【Case Sharing 】Case Sharing of Environmental Education and ESD Action Plan in Japan - shared by Keisuke Midori
Position: Section Chief
Affiliation: Section Chief of the Environmental Education, Ministry of the Environment, Japan
The world is facing an unprecedented climate crisis, with rising temperatures, melting ice, and rising sea levels. Japan has also experienced the negative impacts of climate change, including extreme weather events and damage to agriculture and ecosystems. The Paris Agreement aims to limit global temperature increase, and many countries have committed to achieving net-zero carbon emissions by 2050. Climate change is interconnected with biodiversity loss, and efforts to protect and restore nature are emphasized in the Glasgow Climate Pact. Japan aims to conserve land and sea areas, transition to a nature-positive economy, and promote resource circularity. The Japanese government is focused on simultaneous decarbonization and industrial competitiveness, and the National Biodiversity Strategy aims for nature positivity. Environmental education plays a crucial role, and efforts are being made to foster talent for decarbonization. Revisions to the basic policy on environmental education are planned, considering global trends and expert insights.
The world is currently confronting an unparalleled global crisis known as the climate crisis. There is a noticeable increase in average temperatures, melting ice and snow, and rising sea levels, which are being observed worldwide. Japan has also been affected by the adverse impacts of climate change, including rising temperatures, intense rainfall, and the destructive consequences of typhoons on agriculture and ecosystems. Recognizing the urgent need to address this global challenge, the international community adopted the Paris Agreement in 2015. This agreement establishes a common long-term objective of limiting the global average temperature increase to well below 2 degrees Celsius, with efforts to strive for a more ambitious target of 1.5 degrees Celsius. More than 120 countries and regions have pledged to achieve "net-zero carbon emissions by 2050" as part of their commitment to combat climate change.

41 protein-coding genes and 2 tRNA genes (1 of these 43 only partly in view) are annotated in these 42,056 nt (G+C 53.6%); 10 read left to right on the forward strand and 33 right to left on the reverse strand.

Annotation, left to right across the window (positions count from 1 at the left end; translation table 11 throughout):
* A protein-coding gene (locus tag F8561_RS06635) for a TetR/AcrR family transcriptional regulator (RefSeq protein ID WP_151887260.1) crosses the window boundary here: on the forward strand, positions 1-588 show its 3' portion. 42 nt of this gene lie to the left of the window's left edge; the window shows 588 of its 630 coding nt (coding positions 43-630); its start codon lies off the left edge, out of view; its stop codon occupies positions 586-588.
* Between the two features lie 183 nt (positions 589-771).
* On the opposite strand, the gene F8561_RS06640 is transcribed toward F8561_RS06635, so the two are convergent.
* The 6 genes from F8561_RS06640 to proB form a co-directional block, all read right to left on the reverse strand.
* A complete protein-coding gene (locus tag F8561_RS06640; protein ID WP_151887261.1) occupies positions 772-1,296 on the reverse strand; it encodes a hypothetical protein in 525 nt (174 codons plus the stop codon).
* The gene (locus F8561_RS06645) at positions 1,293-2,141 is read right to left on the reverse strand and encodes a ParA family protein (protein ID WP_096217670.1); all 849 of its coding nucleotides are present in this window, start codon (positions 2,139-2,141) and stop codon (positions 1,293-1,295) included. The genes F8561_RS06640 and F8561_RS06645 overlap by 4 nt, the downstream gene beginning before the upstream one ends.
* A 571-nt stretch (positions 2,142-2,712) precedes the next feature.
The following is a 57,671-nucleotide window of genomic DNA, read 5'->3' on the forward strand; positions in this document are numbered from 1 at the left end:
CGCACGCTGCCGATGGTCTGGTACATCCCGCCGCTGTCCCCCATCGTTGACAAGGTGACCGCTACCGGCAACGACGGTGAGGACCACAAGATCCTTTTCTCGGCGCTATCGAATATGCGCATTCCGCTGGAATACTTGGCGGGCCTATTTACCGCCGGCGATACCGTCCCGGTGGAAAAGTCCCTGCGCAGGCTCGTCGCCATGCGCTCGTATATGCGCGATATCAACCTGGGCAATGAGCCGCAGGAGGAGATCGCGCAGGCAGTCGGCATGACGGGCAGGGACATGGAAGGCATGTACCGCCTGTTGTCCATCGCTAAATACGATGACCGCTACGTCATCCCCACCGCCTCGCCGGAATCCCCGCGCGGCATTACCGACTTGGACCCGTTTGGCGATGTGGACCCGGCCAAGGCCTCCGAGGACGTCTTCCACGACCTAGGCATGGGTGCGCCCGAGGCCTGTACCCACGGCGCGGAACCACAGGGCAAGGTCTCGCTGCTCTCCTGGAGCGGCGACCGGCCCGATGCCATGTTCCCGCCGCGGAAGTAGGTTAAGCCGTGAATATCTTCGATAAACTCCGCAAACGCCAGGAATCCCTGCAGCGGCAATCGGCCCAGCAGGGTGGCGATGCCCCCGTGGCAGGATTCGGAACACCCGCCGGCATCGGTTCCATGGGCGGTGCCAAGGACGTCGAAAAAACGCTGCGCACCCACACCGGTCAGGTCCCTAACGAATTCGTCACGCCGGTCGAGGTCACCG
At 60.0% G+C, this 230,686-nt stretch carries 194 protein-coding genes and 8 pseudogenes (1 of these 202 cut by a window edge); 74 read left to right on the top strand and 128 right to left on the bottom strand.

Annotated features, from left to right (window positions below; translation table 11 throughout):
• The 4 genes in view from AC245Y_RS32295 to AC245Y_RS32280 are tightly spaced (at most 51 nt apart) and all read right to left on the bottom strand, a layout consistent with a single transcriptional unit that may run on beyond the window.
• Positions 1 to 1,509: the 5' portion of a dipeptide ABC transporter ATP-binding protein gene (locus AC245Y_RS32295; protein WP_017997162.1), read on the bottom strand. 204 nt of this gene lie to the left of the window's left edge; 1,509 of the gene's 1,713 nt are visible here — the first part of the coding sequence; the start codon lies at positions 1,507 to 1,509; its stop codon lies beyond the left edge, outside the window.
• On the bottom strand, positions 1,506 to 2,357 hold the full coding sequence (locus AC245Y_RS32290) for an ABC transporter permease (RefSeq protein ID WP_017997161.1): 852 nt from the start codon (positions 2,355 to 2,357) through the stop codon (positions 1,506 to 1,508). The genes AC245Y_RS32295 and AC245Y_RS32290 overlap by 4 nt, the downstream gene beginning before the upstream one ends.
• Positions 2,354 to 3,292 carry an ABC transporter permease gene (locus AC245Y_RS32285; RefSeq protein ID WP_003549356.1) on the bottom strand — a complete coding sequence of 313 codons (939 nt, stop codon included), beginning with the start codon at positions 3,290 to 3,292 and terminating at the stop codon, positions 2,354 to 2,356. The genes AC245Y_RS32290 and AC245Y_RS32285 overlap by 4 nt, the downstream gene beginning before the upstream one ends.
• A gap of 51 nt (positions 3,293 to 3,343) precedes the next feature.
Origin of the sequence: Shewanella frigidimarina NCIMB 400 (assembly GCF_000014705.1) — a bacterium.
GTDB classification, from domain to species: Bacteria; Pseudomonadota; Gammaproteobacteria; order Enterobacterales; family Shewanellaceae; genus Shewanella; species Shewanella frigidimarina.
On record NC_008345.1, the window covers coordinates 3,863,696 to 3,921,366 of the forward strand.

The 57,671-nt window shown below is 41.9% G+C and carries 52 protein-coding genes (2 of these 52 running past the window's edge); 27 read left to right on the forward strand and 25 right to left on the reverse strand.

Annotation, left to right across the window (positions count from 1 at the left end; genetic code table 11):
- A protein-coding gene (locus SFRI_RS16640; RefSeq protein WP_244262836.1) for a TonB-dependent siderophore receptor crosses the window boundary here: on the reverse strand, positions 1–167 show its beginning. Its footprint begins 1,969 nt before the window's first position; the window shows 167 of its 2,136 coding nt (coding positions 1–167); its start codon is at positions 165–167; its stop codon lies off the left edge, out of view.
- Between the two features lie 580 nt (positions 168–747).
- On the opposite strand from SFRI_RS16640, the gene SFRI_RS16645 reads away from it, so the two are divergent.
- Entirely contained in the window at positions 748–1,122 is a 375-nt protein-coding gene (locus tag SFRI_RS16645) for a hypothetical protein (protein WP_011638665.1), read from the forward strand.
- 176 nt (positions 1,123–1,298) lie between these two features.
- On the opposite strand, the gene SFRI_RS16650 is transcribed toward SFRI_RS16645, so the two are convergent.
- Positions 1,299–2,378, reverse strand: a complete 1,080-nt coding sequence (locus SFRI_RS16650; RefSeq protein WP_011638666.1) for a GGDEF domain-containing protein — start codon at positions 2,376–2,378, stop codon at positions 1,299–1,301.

The implications of climate change extend beyond mere temperature fluctuations. Its interrelated connection with the loss of biodiversity has significant consequences for global ecosystems and the services they provide. Climate change can lead to species extinction, habitat shifts, and disruptions in ecosystems, resulting in a decline in biodiversity and a reduction in ecosystem services. This loss of biodiversity not only threatens human survival but also deprives humanity of the numerous benefits it offers.The recent Glasgow Climate Pact emphasizes the crucial role of protecting, conserving, and restoring nature and ecosystems in both adaptation and mitigation efforts to combat climate change. Reports from the Intergovernmental Science-Policy Platform on Biodiversity and Ecosystem Services (IPBES) underscore the alarming rates of species extinction and the challenges associated with the sustainable utilization of wildlife. Integrated approaches that recognize the interconnection between climate change and biodiversity can maximize synergistic effects and minimize trade-offs.
In 2022, Japan experienced a series of extreme weather events that provided a glimpse into the consequences of climate change. Late June witnessed record-breaking high temperatures in eastern and western Japan, followed by an unprecedented heatwave in early July in northern Japan, surpassing historical records. Furthermore, the beginning of August saw torrential rains, leading to record-breaking precipitation and subsequent river flooding and landslides primarily in the Hokkaido, Tohoku, and Hokuriku regions. These events demonstrate the increased frequency and intensity of extreme weather events in Japan. Scientific research conducted by the Ministry of Education, Culture, Sports, Science and Technology highlights the extraordinary heatwave experienced in late June to early July 2022 was identified as an extremely rare phenomenon that would only occur once every 1,200 years in the absence of human-induced global warming.